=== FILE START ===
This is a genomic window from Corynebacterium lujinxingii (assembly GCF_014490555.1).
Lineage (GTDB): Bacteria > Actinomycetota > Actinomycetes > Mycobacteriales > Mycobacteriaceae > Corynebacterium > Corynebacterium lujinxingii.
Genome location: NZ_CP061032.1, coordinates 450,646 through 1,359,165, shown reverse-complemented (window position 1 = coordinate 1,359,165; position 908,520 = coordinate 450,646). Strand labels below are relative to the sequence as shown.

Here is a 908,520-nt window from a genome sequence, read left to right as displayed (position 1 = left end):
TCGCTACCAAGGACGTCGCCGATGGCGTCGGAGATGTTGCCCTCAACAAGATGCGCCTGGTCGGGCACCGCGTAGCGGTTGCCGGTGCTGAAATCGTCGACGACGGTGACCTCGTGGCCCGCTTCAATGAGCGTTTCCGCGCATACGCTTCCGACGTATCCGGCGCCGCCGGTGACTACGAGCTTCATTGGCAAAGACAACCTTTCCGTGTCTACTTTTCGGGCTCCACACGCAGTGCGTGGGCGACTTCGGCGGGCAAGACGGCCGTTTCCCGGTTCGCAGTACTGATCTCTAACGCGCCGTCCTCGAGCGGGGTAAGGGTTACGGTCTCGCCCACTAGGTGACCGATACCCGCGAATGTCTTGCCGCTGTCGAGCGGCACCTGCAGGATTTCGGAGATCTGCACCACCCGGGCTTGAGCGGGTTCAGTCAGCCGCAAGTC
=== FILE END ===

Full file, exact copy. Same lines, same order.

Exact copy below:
This is a genomic window from Corynebacterium lujinxingii (assembly GCF_014490555.1).
Lineage (GTDB): Bacteria > Actinomycetota > Actinomycetes > Mycobacteriales > Mycobacteriaceae > Corynebacterium > Corynebacterium lujinxingii.
Genome location: NZ_CP061032.1, coordinates 450,646 through 1,359,165, shown reverse-complemented (window position 1 = coordinate 1,359,165; position 908,520 = coordinate 450,646). Strand labels below are relative to the sequence as shown.

Here is a 908,520-nt window from a genome sequence, read left to right as displayed (position 1 = left end):
TCGCTACCAAGGACGTCGCCGATGGCGTCGGAGATGTTGCCCTCAACAAGATGCGCCTGGTCGGGCACCGCGTAGCGGTTGCCGGTGCTGAAATCGTCGACGACGGTGACCTCGTGGCCCGCTTCAATGAGCGTTTCCGCGCATACGCTTCCGACGTATCCGGCGCCGCCGGTGACTACGAGCTTCATTGGCAAAGACAACCTTTCCGTGTCTACTTTTCGGGCTCCACACGCAGTGCGTGGGCGACTTCGGCGGGCAAGACGGCCGTTTCCCGGTTCGCAGTACTGATCTCTAACGCGCCGTCCTCGAGCGGGGTAAGGGTTACGGTCTCGCCCACTAGGTGACCGATACCCGCGAATGTCTTGCCGCTGTCGAGCGGCACCTGCAGGATTTCGGAGATCTGCACCACCCGGGCTTGAGCGGGTTCAGTCAGCCGCAAGTC